is a noun , adjective , or adverb indicating direction or geography . CONTENTS * 1 Etymology * 2 Mapping * 3 Magnetic north and declination * 4 Roles of north as prime direction * 5 Roles of east and west as inherently subsidiary directions * 6 Cultural references * 7 See also * 8 References * 9 External links ETYMOLOGY This section DOES NOT CITE ANY SOURCES . Please help improve this section by adding citations to reliable sources . Unsourced material may be challenged and removed . (April 2017) (Learn how and when to remove this template message )The word north is related to the Old High German nord, both descending from the Proto-Indo-European unit ner-, meaning "down" (or "under"). (Presumably a natural primitive description of its concept is "to the left of the rising sun".) The Latin word borealis comes from the Greek boreas "north wind, north", which, according to Ovid
Ovid
, was personified as the son of the river-god Strymon , the father of Calais and Zetes
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South
SOUTH is one of the four cardinal directions or compass points . South
South
is the polar opposite of north and is perpendicular to east and west . CONTENTS * 1 Etymology * 2 Navigation
Navigation
* 3 South Pole
South Pole
* 4 Geography * 5 Other uses * 6 References * 7 External links ETYMOLOGYThe word _south_ comes from Old English
Old English
_sūþ_, from earlier Proto-Germanic _*sunþaz_ ("south"), possibly related to the same Proto-Indo-European
Proto-Indo-European
root that the word _sun_ derived from. NAVIGATIONBy convention , the bottom side of a map is south, although reversed maps exist that defy this convention. To go south using a compass for navigation , set a bearing or azimuth of 180°. Alternatively, in the Northern Hemisphere outside the tropics , the Sun
Sun
will be roughly in the south at midday . SOUTH POLETrue south is the direction towards the southern end of the axis about which the earth rotates, called the South Pole
South Pole
. The South
South
Pole is located in Antarctica
Antarctica
. Magnetic south is the direction towards the south magnetic pole , some distance away from the south geographic pole
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East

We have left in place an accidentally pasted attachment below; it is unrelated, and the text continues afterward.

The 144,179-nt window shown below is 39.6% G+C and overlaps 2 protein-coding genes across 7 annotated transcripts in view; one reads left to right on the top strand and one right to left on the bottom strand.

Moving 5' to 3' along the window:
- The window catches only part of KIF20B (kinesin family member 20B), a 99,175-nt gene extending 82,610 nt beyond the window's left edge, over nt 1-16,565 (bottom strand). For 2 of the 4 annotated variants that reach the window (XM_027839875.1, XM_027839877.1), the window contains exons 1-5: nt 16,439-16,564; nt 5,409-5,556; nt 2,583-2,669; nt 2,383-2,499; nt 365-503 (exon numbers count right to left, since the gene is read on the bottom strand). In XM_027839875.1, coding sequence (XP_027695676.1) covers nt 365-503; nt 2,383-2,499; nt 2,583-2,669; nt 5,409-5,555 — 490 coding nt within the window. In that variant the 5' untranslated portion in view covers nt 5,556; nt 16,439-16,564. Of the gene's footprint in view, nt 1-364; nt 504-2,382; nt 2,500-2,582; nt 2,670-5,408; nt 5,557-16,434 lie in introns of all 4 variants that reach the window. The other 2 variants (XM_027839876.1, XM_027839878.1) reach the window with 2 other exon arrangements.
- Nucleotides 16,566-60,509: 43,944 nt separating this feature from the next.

EAST is one of the four cardinal directions or points of the compass . It is the opposite direction from west . CONTENTS * 1 Etymology * 2 Navigation
Navigation
* 3 Cultural * 4 See also * 5 References * 6 External links ETYMOLOGYThe word _east_ comes from Middle English _est_, from Old English _ēast_, which itself comes from the Proto-Germanic *_aus-to-_ or *_austra-_ "east, toward the sunrise", from Proto-Indo-European *aus- "to shine," or "dawn". This is similar to Old High German _*ōstar_ "to the east", Latin
Latin
_aurora_ "dawn", and Greek _ēōs_ or _heōs_. _ Ēostre
Ēostre
_, a Germanic goddess of dawn, might have been a personification of both dawn and the cardinal points. NAVIGATIONBy convention , the right hand side of a map is east. This convention has developed from the use of a compass, which places north at the top. To go east using a compass for navigation , one sets a bearing or azimuth of 90°. CULTURAL East
East
is the direction toward which the Earth
Earth
rotates about its axis , and therefore the general direction from which the Sun
Sun
appears to rise. The practice of praying towards the East
East
is older than Christianity, but has been adopted by this religion as the Orient was thought of as containing mankind's original home
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West
WEST is one of the four cardinal directions or points of the compass . It is the opposite direction from east . CONTENTS * 1 Etymology * 2 Navigation
Navigation
* 3 Cultural * 4 Symbolic meanings * 5 References * 6 External links ETYMOLOGYThe word "West" is a Germanic word passed into some Romance languages (_ouest_ in French, _oest_ in Catalan, _ovest_ in Italian, _oeste_ in Spanish and Portuguese). As is apparent in the Gothic term _vasi_ ( Visigoths ), it stems from the same Indo-European root that gave the Sanskrit _vas-ati_ (night) and _vesper_ (evening) in Latin. NAVIGATIONTo go west using a compass for navigation , one needs to set a bearing or azimuth of 270°. West
West
is the direction opposite that of the Earth
Earth
's rotation on its axis, and is therefore the general direction towards which the Sun appears to constantly progress and eventually set. Moving continuously west is following a circle of latitude . CULTURALThe phrase "the West" is often spoken in reference to the Western world , which includes the European Union
European Union
(also the EFTA countries), the Americas, Israel, Australia, New Zealand and (in part) South Africa. The concept of the Western part of the earth has its roots in the Western Roman Empire
Western Roman Empire
and the Western Christianity
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Mariner's Compass
A COMPASS is an instrument used for navigation and orientation that shows direction relative to the geographic cardinal directions (or points). Usually, a diagram called a compass rose shows the directions north , south , east , and west on the compass face as abbreviated initials. When the compass is used, the rose can be aligned with the corresponding geographic directions; for example, the "N" mark on the rose really points northward. Compasses often display markings for angles in degrees in addition to (or sometimes instead of) the rose. North corresponds to 0°, and the angles increase clockwise , so east is 90° degrees, south is 180°, and west is 270°. These numbers allow the compass to show azimuths or bearings , which are commonly stated in this notation. Among the Four Great Inventions , the magnetic compass was first invented as a device for divination as early as the Chinese Han Dynasty (since c. 206 BC), and later adopted for navigation by the Song Dynasty Chinese during the 11th century. The first usage of a compass recorded in Western Europe and the Islamic world occurred around the early 13th century